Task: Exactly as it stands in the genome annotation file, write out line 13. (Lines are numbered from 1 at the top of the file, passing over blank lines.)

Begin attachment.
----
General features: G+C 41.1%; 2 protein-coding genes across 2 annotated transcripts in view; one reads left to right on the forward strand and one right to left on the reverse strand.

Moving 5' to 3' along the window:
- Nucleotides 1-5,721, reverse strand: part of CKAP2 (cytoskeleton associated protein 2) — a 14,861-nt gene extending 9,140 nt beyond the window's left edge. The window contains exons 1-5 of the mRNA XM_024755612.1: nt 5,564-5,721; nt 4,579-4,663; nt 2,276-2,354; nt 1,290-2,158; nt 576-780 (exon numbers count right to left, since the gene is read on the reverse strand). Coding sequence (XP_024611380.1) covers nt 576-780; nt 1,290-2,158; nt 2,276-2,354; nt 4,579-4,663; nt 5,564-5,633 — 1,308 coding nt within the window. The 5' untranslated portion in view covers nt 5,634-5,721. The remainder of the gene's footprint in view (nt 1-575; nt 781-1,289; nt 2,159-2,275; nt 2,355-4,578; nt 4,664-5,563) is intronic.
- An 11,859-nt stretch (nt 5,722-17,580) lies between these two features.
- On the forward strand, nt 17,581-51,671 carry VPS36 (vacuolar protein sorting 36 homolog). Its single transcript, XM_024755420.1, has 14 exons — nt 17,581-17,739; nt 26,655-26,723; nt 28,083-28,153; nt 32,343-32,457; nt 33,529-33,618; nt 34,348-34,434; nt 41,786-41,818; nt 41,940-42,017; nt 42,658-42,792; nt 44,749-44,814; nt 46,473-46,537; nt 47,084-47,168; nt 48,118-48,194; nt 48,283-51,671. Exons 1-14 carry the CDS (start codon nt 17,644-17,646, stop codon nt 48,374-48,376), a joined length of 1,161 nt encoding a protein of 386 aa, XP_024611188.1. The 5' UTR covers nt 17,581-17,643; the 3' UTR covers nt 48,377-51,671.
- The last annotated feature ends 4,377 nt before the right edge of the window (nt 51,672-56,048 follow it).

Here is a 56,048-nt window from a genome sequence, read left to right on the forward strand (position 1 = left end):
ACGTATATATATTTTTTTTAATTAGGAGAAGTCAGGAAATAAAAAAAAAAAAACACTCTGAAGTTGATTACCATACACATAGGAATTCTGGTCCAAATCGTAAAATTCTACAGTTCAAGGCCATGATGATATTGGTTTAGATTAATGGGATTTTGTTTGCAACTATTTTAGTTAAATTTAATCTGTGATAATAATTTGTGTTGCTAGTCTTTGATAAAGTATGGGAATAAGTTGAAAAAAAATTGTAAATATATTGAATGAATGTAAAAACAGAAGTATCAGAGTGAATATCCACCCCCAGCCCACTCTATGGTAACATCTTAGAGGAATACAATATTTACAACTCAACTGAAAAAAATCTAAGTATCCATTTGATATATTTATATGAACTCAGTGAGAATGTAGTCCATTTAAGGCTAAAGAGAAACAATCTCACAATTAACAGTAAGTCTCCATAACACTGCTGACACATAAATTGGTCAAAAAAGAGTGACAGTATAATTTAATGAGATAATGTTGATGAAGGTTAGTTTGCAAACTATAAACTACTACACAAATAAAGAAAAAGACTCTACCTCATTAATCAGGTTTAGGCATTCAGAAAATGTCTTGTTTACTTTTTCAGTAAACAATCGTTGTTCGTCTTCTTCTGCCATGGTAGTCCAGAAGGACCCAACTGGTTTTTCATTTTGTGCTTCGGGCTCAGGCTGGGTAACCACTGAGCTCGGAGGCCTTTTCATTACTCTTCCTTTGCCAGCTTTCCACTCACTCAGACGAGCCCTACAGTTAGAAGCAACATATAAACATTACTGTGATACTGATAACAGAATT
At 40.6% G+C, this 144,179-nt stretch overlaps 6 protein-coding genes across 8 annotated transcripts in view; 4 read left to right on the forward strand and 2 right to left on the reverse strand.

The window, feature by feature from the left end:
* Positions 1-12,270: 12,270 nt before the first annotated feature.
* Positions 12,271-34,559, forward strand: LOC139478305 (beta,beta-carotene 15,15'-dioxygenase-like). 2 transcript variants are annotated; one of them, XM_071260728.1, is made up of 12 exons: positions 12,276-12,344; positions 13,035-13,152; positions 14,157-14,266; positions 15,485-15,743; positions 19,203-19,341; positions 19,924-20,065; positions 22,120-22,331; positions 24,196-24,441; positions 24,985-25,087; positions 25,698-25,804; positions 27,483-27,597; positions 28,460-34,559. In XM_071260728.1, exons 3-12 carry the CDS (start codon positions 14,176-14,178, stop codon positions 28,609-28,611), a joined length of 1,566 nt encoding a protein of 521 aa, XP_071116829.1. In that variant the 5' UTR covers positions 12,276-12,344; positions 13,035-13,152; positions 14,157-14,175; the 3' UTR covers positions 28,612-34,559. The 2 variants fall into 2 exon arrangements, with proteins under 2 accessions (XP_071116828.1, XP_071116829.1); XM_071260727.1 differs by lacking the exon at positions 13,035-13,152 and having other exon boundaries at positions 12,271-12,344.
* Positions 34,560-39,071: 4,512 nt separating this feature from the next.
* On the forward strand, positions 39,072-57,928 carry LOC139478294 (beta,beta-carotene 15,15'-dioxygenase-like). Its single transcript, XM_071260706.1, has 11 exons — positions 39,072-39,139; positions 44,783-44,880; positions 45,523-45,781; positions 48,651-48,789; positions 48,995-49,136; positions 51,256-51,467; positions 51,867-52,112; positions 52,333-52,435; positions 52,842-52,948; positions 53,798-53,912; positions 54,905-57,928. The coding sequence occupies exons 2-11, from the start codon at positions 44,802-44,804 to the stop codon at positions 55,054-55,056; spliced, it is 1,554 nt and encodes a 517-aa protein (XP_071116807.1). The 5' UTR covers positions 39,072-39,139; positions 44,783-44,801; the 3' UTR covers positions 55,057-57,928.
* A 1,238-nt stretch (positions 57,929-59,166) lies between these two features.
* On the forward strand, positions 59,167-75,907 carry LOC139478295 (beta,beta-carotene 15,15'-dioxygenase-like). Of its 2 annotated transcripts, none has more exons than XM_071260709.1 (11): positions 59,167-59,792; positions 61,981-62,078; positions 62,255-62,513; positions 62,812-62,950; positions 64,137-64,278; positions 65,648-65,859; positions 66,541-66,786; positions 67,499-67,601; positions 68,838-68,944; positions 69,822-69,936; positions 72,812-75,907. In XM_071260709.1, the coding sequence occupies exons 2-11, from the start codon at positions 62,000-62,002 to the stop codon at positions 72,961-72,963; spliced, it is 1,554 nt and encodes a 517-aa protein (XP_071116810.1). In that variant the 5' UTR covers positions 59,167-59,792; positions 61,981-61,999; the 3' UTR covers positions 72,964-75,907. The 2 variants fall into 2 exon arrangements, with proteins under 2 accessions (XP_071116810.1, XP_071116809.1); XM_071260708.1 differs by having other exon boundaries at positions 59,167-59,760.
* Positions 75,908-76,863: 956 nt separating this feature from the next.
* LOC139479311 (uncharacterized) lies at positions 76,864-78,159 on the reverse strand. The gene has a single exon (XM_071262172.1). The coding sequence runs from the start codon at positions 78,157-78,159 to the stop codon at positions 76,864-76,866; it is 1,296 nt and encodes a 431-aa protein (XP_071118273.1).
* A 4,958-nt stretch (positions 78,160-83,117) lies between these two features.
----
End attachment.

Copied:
* Positions 34,560-39,071: 4,512 nt separating this feature from the next.